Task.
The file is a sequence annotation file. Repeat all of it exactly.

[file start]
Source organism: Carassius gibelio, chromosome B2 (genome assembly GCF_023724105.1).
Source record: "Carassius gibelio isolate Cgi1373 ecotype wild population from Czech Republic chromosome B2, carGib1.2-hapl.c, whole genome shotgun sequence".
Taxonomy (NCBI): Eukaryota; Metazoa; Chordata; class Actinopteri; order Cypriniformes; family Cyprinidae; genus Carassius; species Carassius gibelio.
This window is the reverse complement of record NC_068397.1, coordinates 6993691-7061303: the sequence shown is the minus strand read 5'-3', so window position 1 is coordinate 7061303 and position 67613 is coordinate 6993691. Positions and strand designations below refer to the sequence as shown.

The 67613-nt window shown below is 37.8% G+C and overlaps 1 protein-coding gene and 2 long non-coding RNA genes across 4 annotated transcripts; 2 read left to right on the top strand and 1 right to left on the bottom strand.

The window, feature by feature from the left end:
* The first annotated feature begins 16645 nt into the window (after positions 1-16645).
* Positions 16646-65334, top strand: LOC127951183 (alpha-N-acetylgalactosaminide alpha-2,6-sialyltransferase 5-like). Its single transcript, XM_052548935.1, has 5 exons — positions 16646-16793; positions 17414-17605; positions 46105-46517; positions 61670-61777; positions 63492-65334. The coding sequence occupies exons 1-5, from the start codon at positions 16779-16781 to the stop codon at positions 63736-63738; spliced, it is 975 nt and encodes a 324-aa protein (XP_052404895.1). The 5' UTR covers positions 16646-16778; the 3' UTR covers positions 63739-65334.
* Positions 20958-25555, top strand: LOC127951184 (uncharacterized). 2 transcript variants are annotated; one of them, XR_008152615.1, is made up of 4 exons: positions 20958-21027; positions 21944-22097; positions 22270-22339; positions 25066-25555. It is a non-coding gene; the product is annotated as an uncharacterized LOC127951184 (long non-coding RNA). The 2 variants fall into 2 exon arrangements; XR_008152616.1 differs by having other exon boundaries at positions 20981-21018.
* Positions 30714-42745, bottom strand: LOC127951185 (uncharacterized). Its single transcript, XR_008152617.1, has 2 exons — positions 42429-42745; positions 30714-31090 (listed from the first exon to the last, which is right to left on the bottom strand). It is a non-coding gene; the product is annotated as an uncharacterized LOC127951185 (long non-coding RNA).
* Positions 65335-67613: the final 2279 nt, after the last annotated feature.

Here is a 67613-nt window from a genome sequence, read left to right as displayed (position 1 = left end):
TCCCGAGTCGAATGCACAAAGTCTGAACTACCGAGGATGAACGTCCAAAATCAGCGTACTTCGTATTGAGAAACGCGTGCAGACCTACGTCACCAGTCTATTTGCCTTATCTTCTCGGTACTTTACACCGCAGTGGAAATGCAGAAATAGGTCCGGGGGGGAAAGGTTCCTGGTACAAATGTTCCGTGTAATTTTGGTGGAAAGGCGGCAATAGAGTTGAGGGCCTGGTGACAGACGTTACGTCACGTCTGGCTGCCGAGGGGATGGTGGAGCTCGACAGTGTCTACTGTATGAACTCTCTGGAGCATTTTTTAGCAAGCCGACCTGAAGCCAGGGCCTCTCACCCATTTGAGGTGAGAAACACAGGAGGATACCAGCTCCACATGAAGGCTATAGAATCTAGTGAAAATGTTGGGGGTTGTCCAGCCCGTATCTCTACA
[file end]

Source organism: Carassius gibelio, chromosome B2 (genome assembly GCF_023724105.1).
Source record: "Carassius gibelio isolate Cgi1373 ecotype wild population from Czech Republic chromosome B2, carGib1.2-hapl.c, whole genome shotgun sequence".
Taxonomy (NCBI): Eukaryota; Metazoa; Chordata; class Actinopteri; order Cypriniformes; family Cyprinidae; genus Carassius; species Carassius gibelio.
This window is the reverse complement of record NC_068397.1, coordinates 6993691-7061303: the sequence shown is the minus strand read 5'-3', so window position 1 is coordinate 7061303 and position 67613 is coordinate 6993691. Positions and strand designations below refer to the sequence as shown.

The 67613-nt window shown below is 37.8% G+C and overlaps 1 protein-coding gene and 2 long non-coding RNA genes across 4 annotated transcripts; 2 read left to right on the top strand and 1 right to left on the bottom strand.

The window, feature by feature from the left end:
* The first annotated feature begins 16645 nt into the window (after positions 1-16645).
* Positions 16646-65334, top strand: LOC127951183 (alpha-N-acetylgalactosaminide alpha-2,6-sialyltransferase 5-like). Its single transcript, XM_052548935.1, has 5 exons — positions 16646-16793; positions 17414-17605; positions 46105-46517; positions 61670-61777; positions 63492-65334. The coding sequence occupies exons 1-5, from the start codon at positions 16779-16781 to the stop codon at positions 63736-63738; spliced, it is 975 nt and encodes a 324-aa protein (XP_052404895.1). The 5' UTR covers positions 16646-16778; the 3' UTR covers positions 63739-65334.
* Positions 20958-25555, top strand: LOC127951184 (uncharacterized). 2 transcript variants are annotated; one of them, XR_008152615.1, is made up of 4 exons: positions 20958-21027; positions 21944-22097; positions 22270-22339; positions 25066-25555. It is a non-coding gene; the product is annotated as an uncharacterized LOC127951184 (long non-coding RNA). The 2 variants fall into 2 exon arrangements; XR_008152616.1 differs by having other exon boundaries at positions 20981-21018.
* Positions 30714-42745, bottom strand: LOC127951185 (uncharacterized). Its single transcript, XR_008152617.1, has 2 exons — positions 42429-42745; positions 30714-31090 (listed from the first exon to the last, which is right to left on the bottom strand). It is a non-coding gene; the product is annotated as an uncharacterized LOC127951185 (long non-coding RNA).
* Positions 65335-67613: the final 2279 nt, after the last annotated feature.

Here is a 67613-nt window from a genome sequence, read left to right as displayed (position 1 = left end):
TCCCGAGTCGAATGCACAAAGTCTGAACTACCGAGGATGAACGTCCAAAATCAGCGTACTTCGTATTGAGAAACGCGTGCAGACCTACGTCACCAGTCTATTTGCCTTATCTTCTCGGTACTTTACACCGCAGTGGAAATGCAGAAATAGGTCCGGGGGGGAAAGGTTCCTGGTACAAATGTTCCGTGTAATTTTGGTGGAAAGGCGGCAATAGAGTTGAGGGCCTGGTGACAGACGTTACGTCACGTCTGGCTGCCGAGGGGATGGTGGAGCTCGACAGTGTCTACTGTATGAACTCTCTGGAGCATTTTTTAGCAAGCCGACCTGAAGCCAGGGCCTCTCACCCATTTGAGGTGAGAAACACAGGAGGATACCAGCTCCACATGAAGGCTATAGAATCTAGTGAAAATGTTGGGGGTTGTCCAGCCCGTATCTCTACA